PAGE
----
As the liquor industry grows, so does legal assistance

Did you know that the Louisiana Office of Alcohol and Tobacco Control (ATC) will not issue liquor licenses or liquor licenses until construction of a new facility is complete? George Landrum is aware of this rule. Since he wants to open Covington Beer Garden in September, he started his liquor license application early to have everything filed with Covington City Hall and the ATC once construction is complete on August 31, before the site inspection.

“My best advice for any business owner looking for a liquor license for new construction is to take the time to understand all the state rules and the process early on, then work closely with the ATC, your town hall and an attorney who can advise you through any issues in the process,” said Landrum, who will open the 14,000-square-foot indoor-outdoor beer garden in downtown Covington. beer garden will offer a range of beers, cocktails, frozen drinks and will partner with Bootleggers to serve food.

A lawyer came in handy, Landrum said, when he decided to apply for a restaurant or bar. The Louisiana ATC announces five options for on-site alcohol applications – restaurant, bar, conditional restaurant, microbrewery and microdistillery. There are two offsite liquor apps – Package Store (Class B) and Package Liquor Store (Class C). To qualify for a restaurant license, a business’s average monthly revenue from food and non-alcoholic beverages must exceed 50% of its total average monthly revenue from the sale of food, non-alcoholic beverages and beverages alcoholic.

“We filed a restaurant application; our business intentions have qualified, allowing us to open to under 18s throughout our hours of operation,” Landrum said. “It helped to have a lawyer to advise us.”

Marshall Hevron, a partner in the New Orleans office of Adams and Reese and a member of the firm’s alcohol and hospitality practice, said licensing classification issues like Landrum’s can be better addressed. by a lawyer.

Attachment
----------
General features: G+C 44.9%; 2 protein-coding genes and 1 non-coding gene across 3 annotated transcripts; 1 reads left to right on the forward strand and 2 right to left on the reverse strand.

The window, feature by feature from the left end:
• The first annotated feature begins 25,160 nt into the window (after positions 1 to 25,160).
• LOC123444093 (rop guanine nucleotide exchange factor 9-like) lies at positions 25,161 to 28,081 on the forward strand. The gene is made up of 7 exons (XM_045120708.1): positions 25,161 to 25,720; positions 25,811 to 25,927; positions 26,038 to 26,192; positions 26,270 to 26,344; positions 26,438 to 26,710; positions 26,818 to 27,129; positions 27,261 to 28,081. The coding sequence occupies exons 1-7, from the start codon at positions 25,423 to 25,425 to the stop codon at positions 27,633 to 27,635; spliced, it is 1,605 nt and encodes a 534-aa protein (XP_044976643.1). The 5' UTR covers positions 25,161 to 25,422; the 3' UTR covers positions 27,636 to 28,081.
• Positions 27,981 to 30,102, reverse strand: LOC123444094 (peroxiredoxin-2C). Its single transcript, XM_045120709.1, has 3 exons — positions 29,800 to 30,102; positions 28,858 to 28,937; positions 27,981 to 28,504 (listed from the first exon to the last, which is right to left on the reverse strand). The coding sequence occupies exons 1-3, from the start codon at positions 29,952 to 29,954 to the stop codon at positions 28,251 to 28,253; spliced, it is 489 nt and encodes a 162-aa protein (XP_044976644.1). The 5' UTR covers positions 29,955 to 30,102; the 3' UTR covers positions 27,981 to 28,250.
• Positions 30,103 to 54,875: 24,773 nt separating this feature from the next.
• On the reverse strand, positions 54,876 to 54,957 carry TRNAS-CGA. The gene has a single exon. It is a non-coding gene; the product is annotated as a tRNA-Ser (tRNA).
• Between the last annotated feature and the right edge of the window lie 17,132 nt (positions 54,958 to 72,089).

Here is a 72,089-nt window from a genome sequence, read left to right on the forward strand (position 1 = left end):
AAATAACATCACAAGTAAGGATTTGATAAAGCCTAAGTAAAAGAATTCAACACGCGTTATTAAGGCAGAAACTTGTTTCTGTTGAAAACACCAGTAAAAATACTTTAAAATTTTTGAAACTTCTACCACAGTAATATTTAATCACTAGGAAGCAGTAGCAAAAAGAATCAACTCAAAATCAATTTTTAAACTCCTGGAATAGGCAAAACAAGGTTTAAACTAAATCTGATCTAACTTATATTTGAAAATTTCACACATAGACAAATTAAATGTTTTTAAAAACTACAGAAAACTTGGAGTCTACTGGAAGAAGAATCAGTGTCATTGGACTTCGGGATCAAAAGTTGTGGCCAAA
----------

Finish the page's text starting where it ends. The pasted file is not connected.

“Compared to 10 to 15 years ago, many unique businesses are selling alcohol with the increase in the number of breweries, distilleries, wineries, bars and restaurants that need to properly rank,” did he declare. “An attorney can answer licensing process questions related to classification, guide business owners through the process, and also help them fully comply with government regulations.”

Follow the process and zoning issues

Knowing the requirements of city, parish and state applications for obtaining liquor licenses is essential for any potential business owner, said David Halpern, partner of Kean Miller and leading attorney in the practice of reception and entertainment of the cabinet.

“There are a lot of moving parts, so the last thing you want is for your business to be delayed because a step to getting your liquor license wasn’t done correctly,” he said. he declares.

The first step for any new business owner, Halpern said, is to work with city planning officials on specific land use, zoning and ordinance allocations.

“There are properties throughout the city of New Orleans that require traditional use in a way that fits the vision of this neighborhood,” Halpern said. “The first thing any potential new business owner looking for a liquor license should do, before seeking city approval, is reach out to the community and offer the opportunity to ‘a neighborhood review through the Neighborhood Engagement Program.’